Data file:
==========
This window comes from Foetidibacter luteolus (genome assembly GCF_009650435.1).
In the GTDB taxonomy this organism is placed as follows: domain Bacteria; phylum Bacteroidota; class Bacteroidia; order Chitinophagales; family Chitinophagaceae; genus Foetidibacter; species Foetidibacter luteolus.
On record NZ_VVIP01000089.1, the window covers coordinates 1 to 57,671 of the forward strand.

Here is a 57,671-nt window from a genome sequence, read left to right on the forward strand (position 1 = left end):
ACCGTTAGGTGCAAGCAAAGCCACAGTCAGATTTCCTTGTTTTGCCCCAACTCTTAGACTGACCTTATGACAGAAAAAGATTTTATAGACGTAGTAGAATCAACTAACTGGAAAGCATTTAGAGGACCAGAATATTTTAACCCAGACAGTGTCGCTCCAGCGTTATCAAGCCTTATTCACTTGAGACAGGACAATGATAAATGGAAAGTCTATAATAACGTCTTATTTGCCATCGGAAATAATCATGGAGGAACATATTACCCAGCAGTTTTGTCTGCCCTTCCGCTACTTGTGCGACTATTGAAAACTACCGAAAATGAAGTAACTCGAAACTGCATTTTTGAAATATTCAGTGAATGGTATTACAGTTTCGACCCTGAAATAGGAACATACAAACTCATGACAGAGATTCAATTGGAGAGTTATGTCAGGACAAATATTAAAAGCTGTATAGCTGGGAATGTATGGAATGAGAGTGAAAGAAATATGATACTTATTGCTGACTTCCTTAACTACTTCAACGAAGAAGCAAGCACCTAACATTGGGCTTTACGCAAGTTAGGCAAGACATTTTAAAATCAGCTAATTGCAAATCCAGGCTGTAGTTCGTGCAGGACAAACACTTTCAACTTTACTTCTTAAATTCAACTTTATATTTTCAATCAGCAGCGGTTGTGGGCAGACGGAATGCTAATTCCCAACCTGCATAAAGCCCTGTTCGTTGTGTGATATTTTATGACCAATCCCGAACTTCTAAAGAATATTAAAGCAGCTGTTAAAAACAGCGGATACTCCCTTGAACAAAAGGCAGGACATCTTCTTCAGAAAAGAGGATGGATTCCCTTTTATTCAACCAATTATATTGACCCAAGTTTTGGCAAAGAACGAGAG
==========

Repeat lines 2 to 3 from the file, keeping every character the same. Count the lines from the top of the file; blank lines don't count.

In the GTDB taxonomy this organism is placed as follows: domain Bacteria; phylum Bacteroidota; class Bacteroidia; order Chitinophagales; family Chitinophagaceae; genus Foetidibacter; species Foetidibacter luteolus.
On record NZ_VVIP01000089.1, the window covers coordinates 1 to 57,671 of the forward strand.